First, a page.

• In countries for which data is available, the number of people employed in the renewable energy sector is currently around 2.3 million. Given the statistical gaps, this is certainly a conservative figure. Given the strongly growing interest in alternative energies, the highest expected employment level in the renewable sector is around 20 million jobs by 2030
  • Least developed countries have immense industrialization potential in food (food and beverage), textile and garment industries, with good prospects for sustained job generation and higher productivity
  • Middle-income countries can benefit from entry into the sector of basic and processed metals industries, which offer a wide range of products in response to rapidly growing international demand
  • In developing countries, nearly 30% of agricultural production is processed. In high-income countries, 98% is processed. This suggests great opportunities for developing countries in the agri-food industry.


9.1 Develop quality, reliable, sustainable and resilient infrastructure – including regional and cross-border infrastructure – to support economic development and the well-being of individuals, with particular attention to equitable and affordable access for all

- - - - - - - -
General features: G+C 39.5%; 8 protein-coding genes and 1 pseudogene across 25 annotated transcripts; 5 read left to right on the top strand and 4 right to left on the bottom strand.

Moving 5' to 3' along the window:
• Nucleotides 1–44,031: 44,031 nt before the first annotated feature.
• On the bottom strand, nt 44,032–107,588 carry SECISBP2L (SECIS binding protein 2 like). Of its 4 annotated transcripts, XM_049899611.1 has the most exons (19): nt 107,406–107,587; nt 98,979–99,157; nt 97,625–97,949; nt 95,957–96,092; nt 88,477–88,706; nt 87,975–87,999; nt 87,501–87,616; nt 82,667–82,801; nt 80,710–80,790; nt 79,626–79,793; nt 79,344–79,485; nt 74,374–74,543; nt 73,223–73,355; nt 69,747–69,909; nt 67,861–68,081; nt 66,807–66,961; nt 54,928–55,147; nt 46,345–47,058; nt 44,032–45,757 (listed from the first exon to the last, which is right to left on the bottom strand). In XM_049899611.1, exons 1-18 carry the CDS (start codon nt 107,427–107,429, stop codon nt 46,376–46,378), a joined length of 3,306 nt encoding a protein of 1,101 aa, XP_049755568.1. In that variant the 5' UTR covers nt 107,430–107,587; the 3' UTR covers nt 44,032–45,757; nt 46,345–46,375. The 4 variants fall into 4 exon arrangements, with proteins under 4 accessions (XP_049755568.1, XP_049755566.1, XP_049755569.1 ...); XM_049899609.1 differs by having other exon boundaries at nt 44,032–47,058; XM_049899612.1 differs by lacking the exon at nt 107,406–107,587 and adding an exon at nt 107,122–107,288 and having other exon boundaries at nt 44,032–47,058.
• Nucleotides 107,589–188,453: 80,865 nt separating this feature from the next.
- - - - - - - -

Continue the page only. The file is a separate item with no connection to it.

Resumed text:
9.2 Promote inclusive and sustainable industrialization and significantly increase, by 2030, the shares of employment in industry and gross domestic product, in line with the national context, and double this share in least developed countries

9.3 Increase access of small industrial and non-industrial enterprises, particularly in developing countries, to financial services, including affordable loans, and their integration into related industries and markets

9.4 By 2030, improve infrastructure and reconfigure industries in a sustainable way, increasing efficiency in the use of resources and adopting technologies and industrial processes that are cleaner and healthier for the environment, causing all states to take action in respect for their respective capabilities

9.5 Increase scientific research, enhance the technological capabilities of the industrial sector in all states - especially in developing states - as well as encourage innovations and substantially increase, by 2030, the number of employees for every million people, in the research and development sector and expenditure on research – both public and private – and on development

9.a Facilitate the build-up of sustainable and resilient infrastructure in developing countries through enhanced financial, technical and technological support for African countries, least developed countries, landlocked countries and small island developing States

9.b Support internal technological development, research and innovation in developing countries, including ensuring a favorable environmental policy, inter alia, for industrial diversification and added value to products

9.c Significantly increase access to information and communication technologies and strive to provide least developed countries with universal and affordable Internet access by 2020

Obiettivo 9Costruire un’infrastruttura resiliente e promuovere l’innovazione ed una industrializzazione equa, responsabile e sostenibile.